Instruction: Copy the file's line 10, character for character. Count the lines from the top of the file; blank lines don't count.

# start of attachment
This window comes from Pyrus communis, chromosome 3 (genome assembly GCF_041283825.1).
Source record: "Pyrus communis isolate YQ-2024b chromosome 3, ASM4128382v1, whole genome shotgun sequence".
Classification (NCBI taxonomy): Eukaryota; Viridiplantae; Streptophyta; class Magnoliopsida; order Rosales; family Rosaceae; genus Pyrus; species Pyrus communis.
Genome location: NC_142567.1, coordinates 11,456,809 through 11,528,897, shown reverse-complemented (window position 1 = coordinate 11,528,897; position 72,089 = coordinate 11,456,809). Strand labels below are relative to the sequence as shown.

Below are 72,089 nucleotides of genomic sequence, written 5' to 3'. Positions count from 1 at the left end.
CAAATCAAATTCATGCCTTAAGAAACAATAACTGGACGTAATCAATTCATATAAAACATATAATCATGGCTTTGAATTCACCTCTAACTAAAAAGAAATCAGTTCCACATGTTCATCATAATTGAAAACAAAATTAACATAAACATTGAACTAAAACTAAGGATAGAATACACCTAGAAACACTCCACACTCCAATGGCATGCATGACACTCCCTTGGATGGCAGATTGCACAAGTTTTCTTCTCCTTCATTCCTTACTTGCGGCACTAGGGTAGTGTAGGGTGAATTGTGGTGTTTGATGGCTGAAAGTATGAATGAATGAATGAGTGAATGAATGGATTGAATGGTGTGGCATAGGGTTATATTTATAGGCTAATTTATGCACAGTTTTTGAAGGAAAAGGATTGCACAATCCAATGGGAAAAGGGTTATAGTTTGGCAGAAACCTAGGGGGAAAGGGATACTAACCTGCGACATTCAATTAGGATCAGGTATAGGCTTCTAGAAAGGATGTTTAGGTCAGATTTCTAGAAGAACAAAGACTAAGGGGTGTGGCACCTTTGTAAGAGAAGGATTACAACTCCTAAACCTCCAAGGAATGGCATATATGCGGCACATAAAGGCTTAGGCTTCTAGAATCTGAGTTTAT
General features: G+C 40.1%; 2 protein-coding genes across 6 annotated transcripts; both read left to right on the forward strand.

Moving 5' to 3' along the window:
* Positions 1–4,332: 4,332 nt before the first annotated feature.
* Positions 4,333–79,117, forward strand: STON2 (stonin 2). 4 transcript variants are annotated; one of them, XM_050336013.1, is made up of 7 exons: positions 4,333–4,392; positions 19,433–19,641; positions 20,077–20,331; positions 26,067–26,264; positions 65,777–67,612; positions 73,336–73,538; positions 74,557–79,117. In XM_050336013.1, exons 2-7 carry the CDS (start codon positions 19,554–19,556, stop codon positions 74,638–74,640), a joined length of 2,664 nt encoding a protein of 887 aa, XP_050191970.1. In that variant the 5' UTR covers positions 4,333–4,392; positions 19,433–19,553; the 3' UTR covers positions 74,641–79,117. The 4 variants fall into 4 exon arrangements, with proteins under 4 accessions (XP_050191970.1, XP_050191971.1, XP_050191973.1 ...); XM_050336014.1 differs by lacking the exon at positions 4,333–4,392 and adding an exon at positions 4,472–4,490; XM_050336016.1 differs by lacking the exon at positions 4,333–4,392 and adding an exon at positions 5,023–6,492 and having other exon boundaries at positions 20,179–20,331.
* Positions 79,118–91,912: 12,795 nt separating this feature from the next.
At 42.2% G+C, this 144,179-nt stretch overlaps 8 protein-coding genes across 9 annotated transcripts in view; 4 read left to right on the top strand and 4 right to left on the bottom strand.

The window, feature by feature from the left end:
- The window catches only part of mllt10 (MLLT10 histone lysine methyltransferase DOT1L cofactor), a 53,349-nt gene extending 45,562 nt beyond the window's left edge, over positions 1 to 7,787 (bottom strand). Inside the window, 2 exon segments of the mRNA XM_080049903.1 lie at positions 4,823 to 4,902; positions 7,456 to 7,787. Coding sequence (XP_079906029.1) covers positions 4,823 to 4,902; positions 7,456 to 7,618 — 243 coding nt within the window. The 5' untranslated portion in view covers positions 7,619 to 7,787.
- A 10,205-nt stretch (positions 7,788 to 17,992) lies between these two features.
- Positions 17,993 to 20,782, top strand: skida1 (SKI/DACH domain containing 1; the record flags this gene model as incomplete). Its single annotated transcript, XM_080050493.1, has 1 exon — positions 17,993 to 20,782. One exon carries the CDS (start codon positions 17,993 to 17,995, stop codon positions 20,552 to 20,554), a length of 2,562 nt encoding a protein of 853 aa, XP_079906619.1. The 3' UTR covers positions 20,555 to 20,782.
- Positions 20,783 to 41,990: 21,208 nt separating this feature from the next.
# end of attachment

* Positions 4,333–79,117, forward strand: STON2 (stonin 2). 4 transcript variants are annotated; one of them, XM_050336013.1, is made up of 7 exons: positions 4,333–4,392; positions 19,433–19,641; positions 20,077–20,331; positions 26,067–26,264; positions 65,777–67,612; positions 73,336–73,538; positions 74,557–79,117. In XM_050336013.1, exons 2-7 carry the CDS (start codon positions 19,554–19,556, stop codon positions 74,638–74,640), a joined length of 2,664 nt encoding a protein of 887 aa, XP_050191970.1. In that variant the 5' UTR covers positions 4,333–4,392; positions 19,433–19,553; the 3' UTR covers positions 74,641–79,117. The 4 variants fall into 4 exon arrangements, with proteins under 4 accessions (XP_050191970.1, XP_050191971.1, XP_050191973.1 ...); XM_050336014.1 differs by lacking the exon at positions 4,333–4,392 and adding an exon at positions 4,472–4,490; XM_050336016.1 differs by lacking the exon at positions 4,333–4,392 and adding an exon at positions 5,023–6,492 and having other exon boundaries at positions 20,179–20,331.